Atlantic Cod, Gadus morhua
Taxonomy Animalia Chordata Actinopterygii Gadiformes Gadidae Gadus morhua
Description & Behavior
Atlantic cod, Gadus morhua (Linnaeus, 1758), are one of the most popular food fishes in the western world. Distinguished by a distinctive elongated hairlike structure called a "barbel" that hangs from their chin, they also have three dorsal fins, two anal fins, and broom-shaped tails. Atlantic cod are longer-lived and larger than their Pacific counterpart, and may reach 25 years in age, 200 cm in length, and 96 kg in mass. (Most Atlantic cod, however, weigh closer to about 30 kg.) Atlantic cod are brown to green or gray on their dorsal (upper) sides and flanks, with a paler ventral (under) side and they have smooth, small scales.
World Range & Habitat
Atlantic cod are found in temperate climes ranging from the shallows near the shore to deeper waters near the continental shelf. Their habitat stretches from Greenland to North Carolina; off the coast of Iceland; and along the coasts of Europe from the Bay of Biscay to the Barents Sea, which is their most important feeding area. The northeast Arctic or Arcto-Norwegian stock is at present the world's largest population of Atlantic cod. This stock is sometimes referred to as skrei, a Norwegian name meaning something like "the wanderer", distinguishing them from non-migrating coastal cod.
Feeding Behavior (Ecology)
Atlantic cod are omnivorous, feeding at dawn or dusk on a variety of invertebrates and fish. Northeast Arctic cod also shows cannibalistic behavior. Prior to its recent population decline, the adult Atlantic cod were top-tier predators in the northwest Atlantic, along with haddock, flounder, and hake, feeding upon smaller prey such as herring, capelin, shrimp, and snow crab. Now that the cod stocks have markedly decreased (some say crashed permanently), their prey has had a population explosion, and many of those animals have become the top predators in that food web. Larval cod feed on krill, larval copepods, and other small crustaceans and fish.
Atlantic cod are remarkably fecund fishes — depending on their size, females can lay between 2.5 and 9 million eggs in a single spawning. Atlantic cod reproduce annually during the winter and early spring through external fertilization, with spawning taking place near the seafloor when temperatures are between 0-12°C and the water's oxygen content is suitable. Sexual maturity is attained between ages 2 to 4, though some fish may not spawn until about 7 years of age.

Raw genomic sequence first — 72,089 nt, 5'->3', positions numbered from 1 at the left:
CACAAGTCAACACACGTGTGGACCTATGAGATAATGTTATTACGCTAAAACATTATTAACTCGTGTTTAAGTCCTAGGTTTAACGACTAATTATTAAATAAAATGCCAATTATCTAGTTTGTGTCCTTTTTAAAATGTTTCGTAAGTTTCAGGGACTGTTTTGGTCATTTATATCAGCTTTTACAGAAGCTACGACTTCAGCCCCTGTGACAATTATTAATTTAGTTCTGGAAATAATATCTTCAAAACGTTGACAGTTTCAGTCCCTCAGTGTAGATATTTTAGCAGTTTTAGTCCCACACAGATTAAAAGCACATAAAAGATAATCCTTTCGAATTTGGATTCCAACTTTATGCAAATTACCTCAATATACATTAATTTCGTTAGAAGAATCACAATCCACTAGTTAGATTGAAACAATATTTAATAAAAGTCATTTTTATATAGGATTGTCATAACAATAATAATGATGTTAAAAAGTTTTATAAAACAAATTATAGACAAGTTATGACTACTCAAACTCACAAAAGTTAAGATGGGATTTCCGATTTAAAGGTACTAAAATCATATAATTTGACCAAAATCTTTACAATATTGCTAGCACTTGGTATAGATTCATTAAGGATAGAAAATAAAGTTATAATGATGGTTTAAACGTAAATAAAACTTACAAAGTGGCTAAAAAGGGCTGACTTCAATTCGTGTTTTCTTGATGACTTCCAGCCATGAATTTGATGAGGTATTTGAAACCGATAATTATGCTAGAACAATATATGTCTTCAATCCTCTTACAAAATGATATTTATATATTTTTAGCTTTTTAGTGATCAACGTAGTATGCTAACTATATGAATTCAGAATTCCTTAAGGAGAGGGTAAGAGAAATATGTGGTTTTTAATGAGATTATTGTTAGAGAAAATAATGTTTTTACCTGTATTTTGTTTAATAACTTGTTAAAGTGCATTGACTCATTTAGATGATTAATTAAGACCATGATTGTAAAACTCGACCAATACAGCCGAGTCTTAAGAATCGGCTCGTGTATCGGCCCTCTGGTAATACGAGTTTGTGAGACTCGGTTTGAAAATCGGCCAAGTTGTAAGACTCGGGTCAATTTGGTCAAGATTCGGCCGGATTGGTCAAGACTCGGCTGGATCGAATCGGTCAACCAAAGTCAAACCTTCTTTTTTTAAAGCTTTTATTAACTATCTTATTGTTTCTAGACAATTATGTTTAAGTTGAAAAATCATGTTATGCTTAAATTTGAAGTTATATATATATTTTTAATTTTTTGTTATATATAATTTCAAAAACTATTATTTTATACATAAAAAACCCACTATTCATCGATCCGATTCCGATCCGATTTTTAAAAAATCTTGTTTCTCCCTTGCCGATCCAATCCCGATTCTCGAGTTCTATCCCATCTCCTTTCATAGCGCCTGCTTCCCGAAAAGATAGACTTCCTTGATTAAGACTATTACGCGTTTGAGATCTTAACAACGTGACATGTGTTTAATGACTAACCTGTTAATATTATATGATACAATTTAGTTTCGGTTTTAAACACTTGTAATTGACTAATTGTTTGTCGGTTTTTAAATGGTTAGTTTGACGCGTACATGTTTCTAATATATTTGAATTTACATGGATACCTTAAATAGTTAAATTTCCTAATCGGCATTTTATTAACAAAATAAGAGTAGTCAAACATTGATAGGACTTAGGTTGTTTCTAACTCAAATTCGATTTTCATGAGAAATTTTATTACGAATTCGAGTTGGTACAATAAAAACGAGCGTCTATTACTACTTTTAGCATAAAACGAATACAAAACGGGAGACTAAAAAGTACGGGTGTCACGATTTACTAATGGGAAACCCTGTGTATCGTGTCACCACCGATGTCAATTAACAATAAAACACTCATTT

Conservation Status & Comments
IUCN Red List Status: Vulnerable (VU) (A1bd):
"A taxon is Vulnerable when it is not Critically Endangered or Endangered but is facing a high risk of extinction in the wild in the medium-term future, as defined by any of the criteria (A to E). "
In U.S. waters, Atlantic cod are managed as two stocks: Gulf of Maine, and Georges Bank and Southward. Both stocks constitute important year-round commercial and recreational fisheries. Outside the U.S., the most commercially fished stocks are the Norwegian Arctic "skrei" stock in the Barents Sea and the Icelandic stock. A very popular fish for human consumption — their flaky white flesh is renowned, and their liver is used to make cod liver oil — the Atlantic cod has declined in population dramatically over the last decade. Atlantic cod stocks have been particularly important, historically, in the northwest Atlantic off the coast of Canada, Maine and Massachusetts. The cod has been called "Newfoundland currency," and was so important to New England's early economy that a carved wooden cod was hung in the Massachusetts House of Representatives in Boston. Sadly, stocks of the fish off eastern Canada and New England collapsed in the early 1990s, after commercial fishing targeting larger and older cod diminished the number of fertile females. Today, this stock is reported to have decreased by 96% since the 1850s. Moratoriums in the region, in place on and off for the past few decades, do not seem to have worked, and the stock has been depleted to the point where scientists are unsure if it will ever recover.
References & Further Research
Research Gadus morhua » Barcode of Life ~ BioOne ~ Biodiversity Heritage Library ~ CITES ~ Cornell Macaulay Library [audio / video] ~ Encyclopedia of Life (EOL) ~ ESA Online Journals ~ FishBase ~ Florida Museum of Natural History Ichthyology Department ~ GBIF ~ Google Scholar ~ ITIS ~ IUCN RedList (Threatened Status) ~ Marine Species Identification Portal ~ NCBI (PubMed, GenBank, etc.) ~ Ocean Biogeographic Information System ~ PLOS ~ SIRIS ~ Tree of Life Web Project ~ UNEP-WCMC Species Database ~ WoRMS
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